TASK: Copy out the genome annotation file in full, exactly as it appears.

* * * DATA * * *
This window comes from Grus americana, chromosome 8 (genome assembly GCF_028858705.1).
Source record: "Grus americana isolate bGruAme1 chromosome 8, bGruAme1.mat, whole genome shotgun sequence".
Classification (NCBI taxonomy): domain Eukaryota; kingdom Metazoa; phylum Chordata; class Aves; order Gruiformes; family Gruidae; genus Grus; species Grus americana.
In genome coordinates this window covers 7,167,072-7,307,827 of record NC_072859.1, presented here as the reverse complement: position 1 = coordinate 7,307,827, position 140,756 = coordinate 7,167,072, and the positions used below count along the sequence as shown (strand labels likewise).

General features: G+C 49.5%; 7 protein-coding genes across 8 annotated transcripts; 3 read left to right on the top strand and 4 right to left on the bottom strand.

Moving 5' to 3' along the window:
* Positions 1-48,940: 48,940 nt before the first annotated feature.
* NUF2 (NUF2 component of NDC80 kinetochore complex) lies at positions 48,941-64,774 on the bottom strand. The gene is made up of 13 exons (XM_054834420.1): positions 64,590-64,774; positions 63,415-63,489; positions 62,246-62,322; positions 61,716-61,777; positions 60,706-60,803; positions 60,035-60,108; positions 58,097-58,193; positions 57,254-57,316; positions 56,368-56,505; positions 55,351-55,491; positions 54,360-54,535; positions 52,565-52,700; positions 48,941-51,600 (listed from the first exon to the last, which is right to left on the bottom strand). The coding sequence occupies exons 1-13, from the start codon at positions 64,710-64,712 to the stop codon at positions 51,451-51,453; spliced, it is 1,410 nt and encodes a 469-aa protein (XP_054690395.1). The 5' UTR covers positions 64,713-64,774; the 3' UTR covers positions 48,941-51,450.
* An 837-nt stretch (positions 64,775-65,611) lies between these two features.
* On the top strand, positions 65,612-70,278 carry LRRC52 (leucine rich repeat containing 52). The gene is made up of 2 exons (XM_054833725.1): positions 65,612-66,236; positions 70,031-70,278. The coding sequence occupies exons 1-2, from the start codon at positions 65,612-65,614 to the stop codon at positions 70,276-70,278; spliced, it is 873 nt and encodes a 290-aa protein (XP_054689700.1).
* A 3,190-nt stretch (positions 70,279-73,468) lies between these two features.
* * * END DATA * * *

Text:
This window comes from Grus americana, chromosome 8 (genome assembly GCF_028858705.1).
Source record: "Grus americana isolate bGruAme1 chromosome 8, bGruAme1.mat, whole genome shotgun sequence".
Classification (NCBI taxonomy): domain Eukaryota; kingdom Metazoa; phylum Chordata; class Aves; order Gruiformes; family Gruidae; genus Grus; species Grus americana.
In genome coordinates this window covers 7,167,072-7,307,827 of record NC_072859.1, presented here as the reverse complement: position 1 = coordinate 7,307,827, position 140,756 = coordinate 7,167,072, and the positions used below count along the sequence as shown (strand labels likewise).

General features: G+C 49.5%; 7 protein-coding genes across 8 annotated transcripts; 3 read left to right on the top strand and 4 right to left on the bottom strand.

Moving 5' to 3' along the window:
* Positions 1-48,940: 48,940 nt before the first annotated feature.
* NUF2 (NUF2 component of NDC80 kinetochore complex) lies at positions 48,941-64,774 on the bottom strand. The gene is made up of 13 exons (XM_054834420.1): positions 64,590-64,774; positions 63,415-63,489; positions 62,246-62,322; positions 61,716-61,777; positions 60,706-60,803; positions 60,035-60,108; positions 58,097-58,193; positions 57,254-57,316; positions 56,368-56,505; positions 55,351-55,491; positions 54,360-54,535; positions 52,565-52,700; positions 48,941-51,600 (listed from the first exon to the last, which is right to left on the bottom strand). The coding sequence occupies exons 1-13, from the start codon at positions 64,710-64,712 to the stop codon at positions 51,451-51,453; spliced, it is 1,410 nt and encodes a 469-aa protein (XP_054690395.1). The 5' UTR covers positions 64,713-64,774; the 3' UTR covers positions 48,941-51,450.
* An 837-nt stretch (positions 64,775-65,611) lies between these two features.
* On the top strand, positions 65,612-70,278 carry LRRC52 (leucine rich repeat containing 52). The gene is made up of 2 exons (XM_054833725.1): positions 65,612-66,236; positions 70,031-70,278. The coding sequence occupies exons 1-2, from the start codon at positions 65,612-65,614 to the stop codon at positions 70,276-70,278; spliced, it is 873 nt and encodes a 290-aa protein (XP_054689700.1).
* A 3,190-nt stretch (positions 70,279-73,468) lies between these two features.